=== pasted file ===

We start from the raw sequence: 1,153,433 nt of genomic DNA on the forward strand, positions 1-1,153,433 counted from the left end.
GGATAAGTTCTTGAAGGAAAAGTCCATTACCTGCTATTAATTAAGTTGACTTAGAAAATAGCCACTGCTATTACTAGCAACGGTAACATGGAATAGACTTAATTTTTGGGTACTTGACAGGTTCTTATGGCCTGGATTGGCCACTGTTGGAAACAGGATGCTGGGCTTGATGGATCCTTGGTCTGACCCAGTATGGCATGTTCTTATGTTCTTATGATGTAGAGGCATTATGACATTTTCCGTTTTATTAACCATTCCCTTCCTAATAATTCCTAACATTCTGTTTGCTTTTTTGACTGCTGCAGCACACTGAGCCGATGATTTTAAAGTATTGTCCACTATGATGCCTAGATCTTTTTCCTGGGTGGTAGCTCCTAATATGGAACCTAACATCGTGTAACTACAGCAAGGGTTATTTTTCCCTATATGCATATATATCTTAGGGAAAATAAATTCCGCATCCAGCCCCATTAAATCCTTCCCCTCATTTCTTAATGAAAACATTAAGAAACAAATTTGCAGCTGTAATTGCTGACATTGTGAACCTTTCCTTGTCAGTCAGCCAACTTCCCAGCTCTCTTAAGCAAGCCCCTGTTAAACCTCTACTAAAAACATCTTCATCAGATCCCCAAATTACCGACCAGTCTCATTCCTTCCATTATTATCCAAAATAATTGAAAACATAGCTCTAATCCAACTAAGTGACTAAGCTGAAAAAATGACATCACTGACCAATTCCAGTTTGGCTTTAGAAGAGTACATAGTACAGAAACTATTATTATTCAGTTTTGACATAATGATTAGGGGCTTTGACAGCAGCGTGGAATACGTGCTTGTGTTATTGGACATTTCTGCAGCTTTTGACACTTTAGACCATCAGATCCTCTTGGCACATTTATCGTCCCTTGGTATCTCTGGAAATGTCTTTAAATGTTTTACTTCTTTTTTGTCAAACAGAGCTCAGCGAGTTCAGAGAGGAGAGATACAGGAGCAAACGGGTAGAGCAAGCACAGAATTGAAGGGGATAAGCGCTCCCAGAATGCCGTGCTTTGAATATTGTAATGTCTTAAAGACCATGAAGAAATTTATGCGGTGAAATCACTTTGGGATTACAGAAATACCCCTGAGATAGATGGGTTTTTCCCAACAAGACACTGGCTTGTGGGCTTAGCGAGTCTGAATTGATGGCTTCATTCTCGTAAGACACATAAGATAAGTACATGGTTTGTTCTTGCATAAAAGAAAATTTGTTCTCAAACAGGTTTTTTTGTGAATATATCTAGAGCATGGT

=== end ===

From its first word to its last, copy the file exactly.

We start from the raw sequence: 1,153,433 nt of genomic DNA on the forward strand, positions 1-1,153,433 counted from the left end.
GGATAAGTTCTTGAAGGAAAAGTCCATTACCTGCTATTAATTAAGTTGACTTAGAAAATAGCCACTGCTATTACTAGCAACGGTAACATGGAATAGACTTAATTTTTGGGTACTTGACAGGTTCTTATGGCCTGGATTGGCCACTGTTGGAAACAGGATGCTGGGCTTGATGGATCCTTGGTCTGACCCAGTATGGCATGTTCTTATGTTCTTATGATGTAGAGGCATTATGACATTTTCCGTTTTATTAACCATTCCCTTCCTAATAATTCCTAACATTCTGTTTGCTTTTTTGACTGCTGCAGCACACTGAGCCGATGATTTTAAAGTATTGTCCACTATGATGCCTAGATCTTTTTCCTGGGTGGTAGCTCCTAATATGGAACCTAACATCGTGTAACTACAGCAAGGGTTATTTTTCCCTATATGCATATATATCTTAGGGAAAATAAATTCCGCATCCAGCCCCATTAAATCCTTCCCCTCATTTCTTAATGAAAACATTAAGAAACAAATTTGCAGCTGTAATTGCTGACATTGTGAACCTTTCCTTGTCAGTCAGCCAACTTCCCAGCTCTCTTAAGCAAGCCCCTGTTAAACCTCTACTAAAAACATCTTCATCAGATCCCCAAATTACCGACCAGTCTCATTCCTTCCATTATTATCCAAAATAATTGAAAACATAGCTCTAATCCAACTAAGTGACTAAGCTGAAAAAATGACATCACTGACCAATTCCAGTTTGGCTTTAGAAGAGTACATAGTACAGAAACTATTATTATTCAGTTTTGACATAATGATTAGGGGCTTTGACAGCAGCGTGGAATACGTGCTTGTGTTATTGGACATTTCTGCAGCTTTTGACACTTTAGACCATCAGATCCTCTTGGCACATTTATCGTCCCTTGGTATCTCTGGAAATGTCTTTAAATGTTTTACTTCTTTTTTGTCAAACAGAGCTCAGCGAGTTCAGAGAGGAGAGATACAGGAGCAAACGGGTAGAGCAAGCACAGAATTGAAGGGGATAAGCGCTCCCAGAATGCCGTGCTTTGAATATTGTAATGTCTTAAAGACCATGAAGAAATTTATGCGGTGAAATCACTTTGGGATTACAGAAATACCCCTGAGATAGATGGGTTTTTCCCAACAAGACACTGGCTTGTGGGCTTAGCGAGTCTGAATTGATGGCTTCATTCTCGTAAGACACATAAGATAAGTACATGGTTTGTTCTTGCATAAAAGAAAATTTGTTCTCAAACAGGTTTTTTTGTGAATATATCTAGAGCATGGT